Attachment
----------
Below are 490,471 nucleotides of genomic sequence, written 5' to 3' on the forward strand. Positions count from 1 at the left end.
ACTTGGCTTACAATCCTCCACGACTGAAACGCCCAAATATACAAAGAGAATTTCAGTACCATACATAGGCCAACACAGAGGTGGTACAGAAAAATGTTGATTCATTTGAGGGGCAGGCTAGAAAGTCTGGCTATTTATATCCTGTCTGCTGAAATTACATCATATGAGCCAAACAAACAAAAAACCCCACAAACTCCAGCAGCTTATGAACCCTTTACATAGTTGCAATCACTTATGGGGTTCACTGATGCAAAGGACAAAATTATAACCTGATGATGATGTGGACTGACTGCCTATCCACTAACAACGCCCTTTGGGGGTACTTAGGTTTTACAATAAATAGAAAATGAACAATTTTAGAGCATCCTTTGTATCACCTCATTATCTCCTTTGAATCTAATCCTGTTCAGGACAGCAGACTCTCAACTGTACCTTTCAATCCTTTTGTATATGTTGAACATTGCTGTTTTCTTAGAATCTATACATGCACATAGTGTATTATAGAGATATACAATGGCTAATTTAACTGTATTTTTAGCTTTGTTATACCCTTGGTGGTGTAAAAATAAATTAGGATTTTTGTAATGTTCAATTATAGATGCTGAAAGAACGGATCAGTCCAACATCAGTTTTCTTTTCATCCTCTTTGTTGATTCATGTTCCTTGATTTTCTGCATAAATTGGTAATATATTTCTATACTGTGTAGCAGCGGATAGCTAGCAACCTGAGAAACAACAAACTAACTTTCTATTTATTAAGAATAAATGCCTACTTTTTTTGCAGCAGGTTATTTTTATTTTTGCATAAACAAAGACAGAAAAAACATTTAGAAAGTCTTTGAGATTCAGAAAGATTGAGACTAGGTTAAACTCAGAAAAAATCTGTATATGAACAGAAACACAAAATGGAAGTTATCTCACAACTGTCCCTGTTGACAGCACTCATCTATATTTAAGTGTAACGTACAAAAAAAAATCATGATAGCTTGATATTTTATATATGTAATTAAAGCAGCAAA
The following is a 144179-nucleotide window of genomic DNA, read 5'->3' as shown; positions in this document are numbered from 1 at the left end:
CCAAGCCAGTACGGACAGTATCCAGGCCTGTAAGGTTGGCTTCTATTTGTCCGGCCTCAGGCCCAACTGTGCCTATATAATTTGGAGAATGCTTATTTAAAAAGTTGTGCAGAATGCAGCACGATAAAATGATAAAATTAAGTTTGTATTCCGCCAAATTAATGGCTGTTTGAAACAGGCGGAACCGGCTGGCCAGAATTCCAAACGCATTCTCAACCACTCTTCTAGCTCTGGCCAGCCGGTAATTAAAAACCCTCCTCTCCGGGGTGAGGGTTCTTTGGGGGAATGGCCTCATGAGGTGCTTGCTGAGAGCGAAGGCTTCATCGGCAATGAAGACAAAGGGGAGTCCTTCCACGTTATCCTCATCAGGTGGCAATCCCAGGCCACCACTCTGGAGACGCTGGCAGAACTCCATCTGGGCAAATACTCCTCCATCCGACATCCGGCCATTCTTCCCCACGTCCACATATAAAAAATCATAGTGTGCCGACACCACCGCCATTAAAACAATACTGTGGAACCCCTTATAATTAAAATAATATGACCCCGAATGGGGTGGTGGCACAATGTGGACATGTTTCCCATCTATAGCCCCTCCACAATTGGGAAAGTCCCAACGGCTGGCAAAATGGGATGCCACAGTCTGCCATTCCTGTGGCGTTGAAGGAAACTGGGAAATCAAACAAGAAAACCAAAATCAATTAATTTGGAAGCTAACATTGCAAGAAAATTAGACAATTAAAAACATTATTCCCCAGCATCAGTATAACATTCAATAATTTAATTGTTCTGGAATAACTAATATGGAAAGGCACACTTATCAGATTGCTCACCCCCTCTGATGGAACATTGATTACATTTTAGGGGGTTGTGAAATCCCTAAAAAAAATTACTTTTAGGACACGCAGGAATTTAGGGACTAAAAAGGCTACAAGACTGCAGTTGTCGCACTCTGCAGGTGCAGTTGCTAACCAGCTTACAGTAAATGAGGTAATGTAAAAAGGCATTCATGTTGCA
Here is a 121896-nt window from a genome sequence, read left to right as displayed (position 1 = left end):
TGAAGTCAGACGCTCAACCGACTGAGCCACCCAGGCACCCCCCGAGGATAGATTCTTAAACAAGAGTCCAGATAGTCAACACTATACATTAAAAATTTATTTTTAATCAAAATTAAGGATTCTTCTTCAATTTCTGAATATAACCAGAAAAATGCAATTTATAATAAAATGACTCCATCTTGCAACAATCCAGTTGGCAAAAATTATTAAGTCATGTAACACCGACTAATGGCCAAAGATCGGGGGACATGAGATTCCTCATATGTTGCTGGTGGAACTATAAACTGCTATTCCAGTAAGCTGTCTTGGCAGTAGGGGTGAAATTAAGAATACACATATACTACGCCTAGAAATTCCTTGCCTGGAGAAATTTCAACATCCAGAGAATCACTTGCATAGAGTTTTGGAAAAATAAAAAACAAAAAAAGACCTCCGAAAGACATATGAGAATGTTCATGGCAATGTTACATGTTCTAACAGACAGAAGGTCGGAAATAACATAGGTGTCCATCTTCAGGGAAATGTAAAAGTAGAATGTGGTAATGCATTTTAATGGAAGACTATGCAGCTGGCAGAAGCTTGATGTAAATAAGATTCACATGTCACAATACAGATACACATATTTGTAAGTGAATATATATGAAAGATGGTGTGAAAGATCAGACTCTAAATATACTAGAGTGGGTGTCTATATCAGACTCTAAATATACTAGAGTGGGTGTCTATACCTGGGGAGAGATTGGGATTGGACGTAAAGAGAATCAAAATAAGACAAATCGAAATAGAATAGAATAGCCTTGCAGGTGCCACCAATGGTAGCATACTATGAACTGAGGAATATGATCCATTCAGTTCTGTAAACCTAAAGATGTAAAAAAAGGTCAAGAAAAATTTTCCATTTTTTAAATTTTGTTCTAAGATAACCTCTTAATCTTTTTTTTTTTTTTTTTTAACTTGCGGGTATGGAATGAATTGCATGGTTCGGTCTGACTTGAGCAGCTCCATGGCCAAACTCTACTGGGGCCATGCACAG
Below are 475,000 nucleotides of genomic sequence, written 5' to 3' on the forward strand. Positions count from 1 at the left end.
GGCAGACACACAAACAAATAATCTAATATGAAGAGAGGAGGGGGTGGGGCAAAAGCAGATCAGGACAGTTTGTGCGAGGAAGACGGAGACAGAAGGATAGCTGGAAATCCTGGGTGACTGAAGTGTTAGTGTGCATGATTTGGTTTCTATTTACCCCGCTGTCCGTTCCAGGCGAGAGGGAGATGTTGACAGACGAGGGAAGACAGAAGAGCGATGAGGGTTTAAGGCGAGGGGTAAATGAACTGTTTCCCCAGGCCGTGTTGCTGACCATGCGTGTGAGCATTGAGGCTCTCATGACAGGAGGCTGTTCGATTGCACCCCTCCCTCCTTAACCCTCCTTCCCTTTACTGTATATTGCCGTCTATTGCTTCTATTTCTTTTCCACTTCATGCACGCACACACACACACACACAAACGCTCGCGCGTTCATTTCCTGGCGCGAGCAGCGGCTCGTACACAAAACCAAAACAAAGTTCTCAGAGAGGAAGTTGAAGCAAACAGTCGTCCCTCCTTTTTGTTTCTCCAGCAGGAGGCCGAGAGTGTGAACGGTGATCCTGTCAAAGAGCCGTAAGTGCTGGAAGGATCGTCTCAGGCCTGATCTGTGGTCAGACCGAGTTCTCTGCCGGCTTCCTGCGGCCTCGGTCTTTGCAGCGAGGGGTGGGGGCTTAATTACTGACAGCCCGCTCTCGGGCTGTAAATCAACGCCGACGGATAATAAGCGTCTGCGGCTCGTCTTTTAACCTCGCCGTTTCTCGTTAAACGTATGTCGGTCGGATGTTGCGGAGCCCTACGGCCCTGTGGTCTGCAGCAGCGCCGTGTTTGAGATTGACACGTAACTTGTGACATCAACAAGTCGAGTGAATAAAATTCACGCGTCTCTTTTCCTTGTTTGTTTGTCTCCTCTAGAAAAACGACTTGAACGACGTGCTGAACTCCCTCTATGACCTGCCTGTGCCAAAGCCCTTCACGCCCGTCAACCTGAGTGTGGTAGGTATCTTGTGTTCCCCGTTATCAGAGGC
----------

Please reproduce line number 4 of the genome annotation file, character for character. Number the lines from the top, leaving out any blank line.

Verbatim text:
CCAAGCCAGTACGGACAGTATCCAGGCCTGTAAGGTTGGCTTCTATTTGTCCGGCCTCAGGCCCAACTGTGCCTATATAATTTGGAGAATGCTTATTTAAAAAGTTGTGCAGAATGCAGCACGATAAAATGATAAAATTAAGTTTGTATTCCGCCAAATTAATGGCTGTTTGAAACAGGCGGAACCGGCTGGCCAGAATTCCAAACGCATTCTCAACCACTCTTCTAGCTCTGGCCAGCCGGTAATTAAAAACCCTCCTCTCCGGGGTGAGGGTTCTTTGGGGGAATGGCCTCATGAGGTGCTTGCTGAGAGCGAAGGCTTCATCGGCAATGAAGACAAAGGGGAGTCCTTCCACGTTATCCTCATCAGGTGGCAATCCCAGGCCACCACTCTGGAGACGCTGGCAGAACTCCATCTGGGCAAATACTCCTCCATCCGACATCCGGCCATTCTTCCCCACGTCCACATATAAAAAATCATAGTGTGCCGACACCACCGCCATTAAAACAATACTGTGGAACCCCTTATAATTAAAATAATATGACCCCGAATGGGGTGGTGGCACAATGTGGACATGTTTCCCATCTATAGCCCCTCCACAATTGGGAAAGTCCCAACGGCTGGCAAAATGGGATGCCACAGTCTGCCATTCCTGTGGCGTTGAAGGAAACTGGGAAATCAAACAAGAAAACCAAAATCAATTAATTTGGAAGCTAACATTGCAAGAAAATTAGACAATTAAAAACATTATTCCCCAGCATCAGTATAACATTCAATAATTTAATTGTTCTGGAATAACTAATATGGAAAGGCACACTTATCAGATTGCTCACCCCCTCTGATGGAACATTGATTACATTTTAGGGGGTTGTGAAATCCCTAAAAAAAATTACTTTTAGGACACGCAGGAATTTAGGGACTAAAAAGGCTACAAGACTGCAGTTGTCGCACTCTGCAGGTGCAGTTGCTAACCAGCTTACAGTAAATGAGGTAATGTAAAAAGGCATTCATGTTGCA